Kern County Declares Fiscal Emergency As Oil Prices Plummet

Kern County officials declared a state of fiscal emergency Tuesday as plunging oil prices devoured tens of millions in projected property tax revenue.

According to The Assessor’s Office, expected revenue for 2015/16 fiscal year dropped by $61 million, thanks to a 50 percent reduction in crude oil prices since the summer. That drop, coupled with soaring pension costs, will hit the general fund to the tune of $44 million, according to county budget director, Nancy Lawson.

Tuesday’s declaration will allow the county to dip into its $40 million reserve fund. It will also allow for staffing and benefit reductions within the fire department.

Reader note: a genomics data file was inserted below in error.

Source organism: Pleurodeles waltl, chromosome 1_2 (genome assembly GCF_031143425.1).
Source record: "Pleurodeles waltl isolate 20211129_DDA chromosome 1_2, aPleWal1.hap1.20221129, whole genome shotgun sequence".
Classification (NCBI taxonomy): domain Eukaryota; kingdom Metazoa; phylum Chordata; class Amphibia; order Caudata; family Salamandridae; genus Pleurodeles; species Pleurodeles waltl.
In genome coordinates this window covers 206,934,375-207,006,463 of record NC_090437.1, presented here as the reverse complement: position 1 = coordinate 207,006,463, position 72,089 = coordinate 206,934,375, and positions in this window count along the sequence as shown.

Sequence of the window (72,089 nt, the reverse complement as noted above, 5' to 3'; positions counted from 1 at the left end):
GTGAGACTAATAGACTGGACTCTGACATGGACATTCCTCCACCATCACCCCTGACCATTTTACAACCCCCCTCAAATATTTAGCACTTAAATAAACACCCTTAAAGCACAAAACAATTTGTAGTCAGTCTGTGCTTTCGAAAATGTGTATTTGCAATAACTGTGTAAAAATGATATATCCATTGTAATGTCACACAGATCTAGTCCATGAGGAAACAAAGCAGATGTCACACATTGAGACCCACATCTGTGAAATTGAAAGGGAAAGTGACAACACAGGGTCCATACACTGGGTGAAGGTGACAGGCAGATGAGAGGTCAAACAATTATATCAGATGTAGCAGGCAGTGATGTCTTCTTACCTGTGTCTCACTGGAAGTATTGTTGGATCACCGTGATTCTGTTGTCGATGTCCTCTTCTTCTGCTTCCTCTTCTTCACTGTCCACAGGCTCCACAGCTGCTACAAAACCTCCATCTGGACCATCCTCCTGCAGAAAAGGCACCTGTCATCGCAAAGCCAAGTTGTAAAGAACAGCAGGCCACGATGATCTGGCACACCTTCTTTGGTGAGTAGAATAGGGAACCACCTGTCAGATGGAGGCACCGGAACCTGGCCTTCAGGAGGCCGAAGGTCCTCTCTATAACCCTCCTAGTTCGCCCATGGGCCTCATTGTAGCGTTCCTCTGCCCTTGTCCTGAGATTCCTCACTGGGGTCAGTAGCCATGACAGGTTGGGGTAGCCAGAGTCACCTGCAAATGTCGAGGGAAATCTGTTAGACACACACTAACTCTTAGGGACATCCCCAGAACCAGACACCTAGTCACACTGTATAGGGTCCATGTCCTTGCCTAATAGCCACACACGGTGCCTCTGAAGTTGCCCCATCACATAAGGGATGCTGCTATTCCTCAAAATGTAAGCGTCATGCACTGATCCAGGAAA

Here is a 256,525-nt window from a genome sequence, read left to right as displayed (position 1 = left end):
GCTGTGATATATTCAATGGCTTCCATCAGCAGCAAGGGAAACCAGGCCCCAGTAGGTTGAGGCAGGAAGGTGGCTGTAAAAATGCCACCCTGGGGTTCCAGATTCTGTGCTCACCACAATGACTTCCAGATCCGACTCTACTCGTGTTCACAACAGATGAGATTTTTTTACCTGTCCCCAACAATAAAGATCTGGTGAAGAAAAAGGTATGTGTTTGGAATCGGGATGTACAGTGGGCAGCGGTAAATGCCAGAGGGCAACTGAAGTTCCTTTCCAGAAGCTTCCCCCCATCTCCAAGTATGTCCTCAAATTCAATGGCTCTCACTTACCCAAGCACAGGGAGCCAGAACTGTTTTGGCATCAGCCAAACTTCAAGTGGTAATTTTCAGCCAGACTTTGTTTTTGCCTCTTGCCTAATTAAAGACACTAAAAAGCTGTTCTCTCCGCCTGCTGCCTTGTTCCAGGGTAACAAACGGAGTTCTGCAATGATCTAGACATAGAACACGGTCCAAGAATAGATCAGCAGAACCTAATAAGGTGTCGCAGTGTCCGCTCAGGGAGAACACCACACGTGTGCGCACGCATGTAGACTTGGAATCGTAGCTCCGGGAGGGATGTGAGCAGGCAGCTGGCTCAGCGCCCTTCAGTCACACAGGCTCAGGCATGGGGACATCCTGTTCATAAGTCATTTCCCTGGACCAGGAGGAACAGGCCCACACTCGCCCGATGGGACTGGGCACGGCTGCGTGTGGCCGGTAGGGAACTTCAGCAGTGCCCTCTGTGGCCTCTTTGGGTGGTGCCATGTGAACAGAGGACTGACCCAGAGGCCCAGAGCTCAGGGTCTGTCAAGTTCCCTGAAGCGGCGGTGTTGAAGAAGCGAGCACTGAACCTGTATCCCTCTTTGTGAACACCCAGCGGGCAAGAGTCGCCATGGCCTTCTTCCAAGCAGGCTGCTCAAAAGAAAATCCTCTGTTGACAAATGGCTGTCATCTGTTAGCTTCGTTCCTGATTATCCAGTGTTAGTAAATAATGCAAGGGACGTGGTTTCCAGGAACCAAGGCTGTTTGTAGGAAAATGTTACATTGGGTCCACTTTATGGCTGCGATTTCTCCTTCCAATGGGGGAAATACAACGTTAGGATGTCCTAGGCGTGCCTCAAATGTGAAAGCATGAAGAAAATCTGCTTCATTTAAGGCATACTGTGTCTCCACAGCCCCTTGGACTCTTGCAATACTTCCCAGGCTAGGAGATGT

"We are looking under the rocks that are under the rocks trying to figure out how we can continue to maintain service and be ready to respond when someone dials 911," said Fire Chief Brian Marshall.

On Friday, Moody’s Investor Service said it would be reviewing the county’s credit rating for a potential downgrade. Both the drop in oil prices and unfunded pension liabilities could lead to “a material weakening of its balance sheet, to a level inconsistent with the A1 rating,” Moody’s said.

The petroleum industry is the bedrock of Kern’s economy, with oil companies accounting for 30 percent of property tax revenues.

Read more about Kern County’s fiscal woes here.


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